What exactly does that mean, you ask?
Well, After my sister's wedding, I brought a lot of apples back with me from my grandma's house.
Ok, I didn't bring all of those back... I left a few behind...
Bringing them home is great, but, well, there's a limit to how many fresh apples you can eat before they go bad. Keeping them in the fridge would give me a few months (apples are remarkably resilient), but I just don't have that kind of room in there. I have to eat a few other things, after all!
At least, that's what my husband kept trying to convince me of...
I still wasn't convinced. I could totally live off of apples.
"Is that right?" He asks. "What about your carrots, then? Or the milk you love so much that you drive out of town for?"
Ok. Point taken. I couldn't keep all those apples in the fridge. That doesn't mean that I had to make myself sick trying to finish them off in time, though.
Although, to be honest, I thought about it...
So what did I do?
(Yep. I'm doing this in rounds. There are tons of ways to use apples, after all!)
I have a dehydrator that I love to death. Meat, strawberries, blueberries, squash... all of this (and much more) has gone into it at one time or another. I don't use it often, because the racks are a total pain to clean, but when I do use it, I make it worth the effort, drying a whole bunch of yumminess at once.
Meet my dehydrator. It's not particularly fancy, and it was super cheap. You don't need anything special to dry out your fruits and vegetables. Indeed, they can even be dried in the sun. The temperature hasn't been above 47 degrees all day (It's 36 degrees, as I type this), though, and it's foggy outside, so...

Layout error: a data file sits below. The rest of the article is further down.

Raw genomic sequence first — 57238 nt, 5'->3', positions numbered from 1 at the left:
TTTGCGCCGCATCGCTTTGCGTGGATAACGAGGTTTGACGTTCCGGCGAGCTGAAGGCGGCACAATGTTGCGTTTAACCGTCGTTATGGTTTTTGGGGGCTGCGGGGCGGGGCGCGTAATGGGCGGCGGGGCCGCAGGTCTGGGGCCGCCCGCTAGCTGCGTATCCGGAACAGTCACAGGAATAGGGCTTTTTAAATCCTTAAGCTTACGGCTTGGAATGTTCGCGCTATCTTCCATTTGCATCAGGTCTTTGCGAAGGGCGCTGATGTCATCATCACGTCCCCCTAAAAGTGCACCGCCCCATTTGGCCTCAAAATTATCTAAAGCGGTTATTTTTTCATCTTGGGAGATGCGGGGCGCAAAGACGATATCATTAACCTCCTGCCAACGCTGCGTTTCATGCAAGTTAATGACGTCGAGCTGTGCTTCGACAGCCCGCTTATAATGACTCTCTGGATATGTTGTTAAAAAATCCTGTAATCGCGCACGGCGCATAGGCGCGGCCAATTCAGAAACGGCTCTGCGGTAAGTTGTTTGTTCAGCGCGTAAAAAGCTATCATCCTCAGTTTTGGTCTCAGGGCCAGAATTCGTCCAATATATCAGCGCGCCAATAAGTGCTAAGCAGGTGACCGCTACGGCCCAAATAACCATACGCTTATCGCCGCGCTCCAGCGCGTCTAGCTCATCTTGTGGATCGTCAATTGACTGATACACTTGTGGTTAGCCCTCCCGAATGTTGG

My electric dehydrator is in the basement, doing its job quite nicely.
Dehydrating apples is simple. I grabbed seven apples of various sizes, and cut them into thin slices.... or pieces... I'm not exactly a pro when it comes to knives.
Like most apples, the ones from my grandmother's trees turn brown pretty quickly. Indeed, this year, the apples start turning brown from the moment that I cut them. Yikes!
It's an easy problem to solve, though.
I simply grab a large bowl, fill it half full with water, then drop some lemon juice into it. I go by my best judgement, stopping the lemon flow when I can taste an undeniably lemony freshness. Then, I just plop the apple pieces inside the water to ensure they're covered.
See? I told you they start browning from the moment I cut into them! The good news is that once they're in the water the browning process pretty much halts.
Once you cut enough apple slices to fill the water, it's time to take it all out and throw it onto the trays. Be sure that none of the apples are touching, or they'll end up stuck together. Give them plenty of room to breathe. Air needs to circulate around them, anyway, or they won't dry out.
Normally, dehydrators have ventilation holes at the top that are used to control air flow. These openings allow both heat and steam to escape. The general rule is that the more liquid there is within the produce you're dehydrating, the more you should open the holes.
I tend to open my ventilation holes to about the halfway point for apples, but then, I also soak them in lemon water, so take that into account!
All that's left is the wait.
The long wait.
Since I fill multiple trays, I have to wait for what feels like an eternity, but is actually only about 24 hours.
Food dehydration is a great option for food storage. It's easy, it provides you with healthy treats, and it gives you a nice way to avoid fermented zombie food in your fridge.
|Is that a pork chop? Wait... maybe it's an eggplant...